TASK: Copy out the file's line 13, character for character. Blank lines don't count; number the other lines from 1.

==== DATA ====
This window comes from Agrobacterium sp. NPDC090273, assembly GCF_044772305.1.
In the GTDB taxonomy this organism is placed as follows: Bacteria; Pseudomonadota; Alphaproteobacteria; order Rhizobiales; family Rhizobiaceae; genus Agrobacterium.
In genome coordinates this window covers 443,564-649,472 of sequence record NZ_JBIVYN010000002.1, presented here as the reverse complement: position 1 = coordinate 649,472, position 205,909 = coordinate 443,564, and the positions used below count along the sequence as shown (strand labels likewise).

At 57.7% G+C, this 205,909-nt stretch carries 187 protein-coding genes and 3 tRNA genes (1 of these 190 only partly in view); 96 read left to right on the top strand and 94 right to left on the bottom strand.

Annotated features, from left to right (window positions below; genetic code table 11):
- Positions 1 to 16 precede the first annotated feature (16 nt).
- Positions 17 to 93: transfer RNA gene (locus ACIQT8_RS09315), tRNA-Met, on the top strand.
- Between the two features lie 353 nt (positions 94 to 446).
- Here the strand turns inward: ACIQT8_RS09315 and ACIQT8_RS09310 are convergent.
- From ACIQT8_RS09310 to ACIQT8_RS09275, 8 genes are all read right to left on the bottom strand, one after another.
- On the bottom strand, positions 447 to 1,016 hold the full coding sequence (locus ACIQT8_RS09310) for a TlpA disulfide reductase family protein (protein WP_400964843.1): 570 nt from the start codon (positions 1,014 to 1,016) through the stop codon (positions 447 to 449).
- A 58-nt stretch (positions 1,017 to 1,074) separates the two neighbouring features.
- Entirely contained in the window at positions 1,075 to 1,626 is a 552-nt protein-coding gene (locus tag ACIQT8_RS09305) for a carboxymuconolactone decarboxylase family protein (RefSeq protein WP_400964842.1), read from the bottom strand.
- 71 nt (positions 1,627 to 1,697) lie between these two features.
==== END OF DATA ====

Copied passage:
- Entirely contained in the window at positions 1,075 to 1,626 is a 552-nt protein-coding gene (locus tag ACIQT8_RS09305) for a carboxymuconolactone decarboxylase family protein (RefSeq protein WP_400964842.1), read from the bottom strand.